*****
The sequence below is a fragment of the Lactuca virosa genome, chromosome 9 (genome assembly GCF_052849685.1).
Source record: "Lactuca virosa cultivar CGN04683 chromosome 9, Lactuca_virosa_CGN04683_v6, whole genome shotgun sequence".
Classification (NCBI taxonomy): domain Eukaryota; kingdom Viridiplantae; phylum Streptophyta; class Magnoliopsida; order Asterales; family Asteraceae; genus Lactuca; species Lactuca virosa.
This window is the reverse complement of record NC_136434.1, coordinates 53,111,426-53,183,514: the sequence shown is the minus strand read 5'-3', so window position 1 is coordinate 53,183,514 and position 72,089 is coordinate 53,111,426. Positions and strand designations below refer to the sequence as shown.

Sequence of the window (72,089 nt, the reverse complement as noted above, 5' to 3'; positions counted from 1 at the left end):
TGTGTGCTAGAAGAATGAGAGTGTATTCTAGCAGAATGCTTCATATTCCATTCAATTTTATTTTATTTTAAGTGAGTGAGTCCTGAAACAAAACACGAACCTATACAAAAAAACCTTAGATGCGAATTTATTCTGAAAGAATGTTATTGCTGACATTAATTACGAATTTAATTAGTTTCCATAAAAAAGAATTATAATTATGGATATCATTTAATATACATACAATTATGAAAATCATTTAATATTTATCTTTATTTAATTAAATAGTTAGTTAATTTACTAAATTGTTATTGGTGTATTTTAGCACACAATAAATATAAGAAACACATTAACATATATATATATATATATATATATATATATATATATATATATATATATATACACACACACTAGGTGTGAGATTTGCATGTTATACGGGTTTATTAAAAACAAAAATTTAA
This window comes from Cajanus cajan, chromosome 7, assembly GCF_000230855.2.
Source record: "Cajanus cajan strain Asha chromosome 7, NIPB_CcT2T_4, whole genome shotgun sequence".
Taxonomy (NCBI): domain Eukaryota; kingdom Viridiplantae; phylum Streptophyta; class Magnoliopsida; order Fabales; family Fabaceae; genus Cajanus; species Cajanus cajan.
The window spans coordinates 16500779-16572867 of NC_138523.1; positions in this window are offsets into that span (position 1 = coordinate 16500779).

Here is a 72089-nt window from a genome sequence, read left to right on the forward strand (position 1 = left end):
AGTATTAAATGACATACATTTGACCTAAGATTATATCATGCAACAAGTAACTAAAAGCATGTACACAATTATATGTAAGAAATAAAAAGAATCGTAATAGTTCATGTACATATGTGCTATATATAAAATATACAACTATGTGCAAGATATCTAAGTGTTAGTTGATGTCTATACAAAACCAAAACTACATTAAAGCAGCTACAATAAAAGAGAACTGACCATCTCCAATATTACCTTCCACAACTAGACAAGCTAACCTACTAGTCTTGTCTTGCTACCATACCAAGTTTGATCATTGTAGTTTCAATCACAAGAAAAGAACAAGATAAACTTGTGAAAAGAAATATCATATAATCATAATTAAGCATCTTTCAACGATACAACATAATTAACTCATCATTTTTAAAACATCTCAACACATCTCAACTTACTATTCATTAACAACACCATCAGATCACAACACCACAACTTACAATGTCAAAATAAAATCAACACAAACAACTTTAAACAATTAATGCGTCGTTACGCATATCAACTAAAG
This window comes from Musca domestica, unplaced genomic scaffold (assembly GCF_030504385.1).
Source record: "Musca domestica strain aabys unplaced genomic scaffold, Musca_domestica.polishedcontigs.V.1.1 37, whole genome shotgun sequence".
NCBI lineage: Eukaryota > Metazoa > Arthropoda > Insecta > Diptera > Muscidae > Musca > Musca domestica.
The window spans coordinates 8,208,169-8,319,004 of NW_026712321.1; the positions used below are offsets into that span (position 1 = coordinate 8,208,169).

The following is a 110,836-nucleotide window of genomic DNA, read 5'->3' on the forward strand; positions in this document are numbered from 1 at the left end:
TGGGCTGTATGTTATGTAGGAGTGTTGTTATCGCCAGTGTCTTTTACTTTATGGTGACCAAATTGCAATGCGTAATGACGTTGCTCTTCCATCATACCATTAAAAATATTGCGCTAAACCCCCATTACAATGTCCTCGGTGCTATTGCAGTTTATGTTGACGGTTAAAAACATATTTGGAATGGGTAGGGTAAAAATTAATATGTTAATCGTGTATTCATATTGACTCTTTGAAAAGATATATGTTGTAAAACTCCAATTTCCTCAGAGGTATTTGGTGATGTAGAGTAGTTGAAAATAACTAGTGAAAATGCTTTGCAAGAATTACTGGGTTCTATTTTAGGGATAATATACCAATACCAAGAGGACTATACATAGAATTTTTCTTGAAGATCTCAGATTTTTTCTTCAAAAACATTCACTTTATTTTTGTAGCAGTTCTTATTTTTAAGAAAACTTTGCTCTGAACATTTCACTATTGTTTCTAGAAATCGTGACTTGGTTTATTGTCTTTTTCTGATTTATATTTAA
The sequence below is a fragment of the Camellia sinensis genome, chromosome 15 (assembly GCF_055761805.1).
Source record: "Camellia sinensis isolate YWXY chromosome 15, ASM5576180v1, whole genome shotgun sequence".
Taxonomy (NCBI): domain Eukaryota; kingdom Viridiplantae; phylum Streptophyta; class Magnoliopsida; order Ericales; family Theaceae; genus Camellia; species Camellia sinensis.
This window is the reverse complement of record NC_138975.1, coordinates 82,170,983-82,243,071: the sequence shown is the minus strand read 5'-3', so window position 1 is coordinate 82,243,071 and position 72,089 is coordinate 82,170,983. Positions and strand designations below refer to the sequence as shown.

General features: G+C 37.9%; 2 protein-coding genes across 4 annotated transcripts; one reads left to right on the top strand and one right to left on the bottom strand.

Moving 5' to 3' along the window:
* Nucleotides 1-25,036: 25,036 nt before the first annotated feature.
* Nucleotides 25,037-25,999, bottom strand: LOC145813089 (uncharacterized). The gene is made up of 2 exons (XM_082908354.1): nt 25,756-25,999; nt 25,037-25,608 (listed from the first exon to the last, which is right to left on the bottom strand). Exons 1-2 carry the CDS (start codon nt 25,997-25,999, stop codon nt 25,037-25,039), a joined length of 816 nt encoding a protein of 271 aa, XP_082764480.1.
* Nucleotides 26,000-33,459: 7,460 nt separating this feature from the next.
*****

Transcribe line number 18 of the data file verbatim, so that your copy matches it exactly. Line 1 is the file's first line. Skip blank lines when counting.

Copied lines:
TGGGCTGTATGTTATGTAGGAGTGTTGTTATCGCCAGTGTCTTTTACTTTATGGTGACCAAATTGCAATGCGTAATGACGTTGCTCTTCCATCATACCATTAAAAATATTGCGCTAAACCCCCATTACAATGTCCTCGGTGCTATTGCAGTTTATGTTGACGGTTAAAAACATATTTGGAATGGGTAGGGTAAAAATTAATATGTTAATCGTGTATTCATATTGACTCTTTGAAAAGATATATGTTGTAAAACTCCAATTTCCTCAGAGGTATTTGGTGATGTAGAGTAGTTGAAAATAACTAGTGAAAATGCTTTGCAAGAATTACTGGGTTCTATTTTAGGGATAATATACCAATACCAAGAGGACTATACATAGAATTTTTCTTGAAGATCTCAGATTTTTTCTTCAAAAACATTCACTTTATTTTTGTAGCAGTTCTTATTTTTAAGAAAACTTTGCTCTGAACATTTCACTATTGTTTCTAGAAATCGTGACTTGGTTTATTGTCTTTTTCTGATTTATATTTAA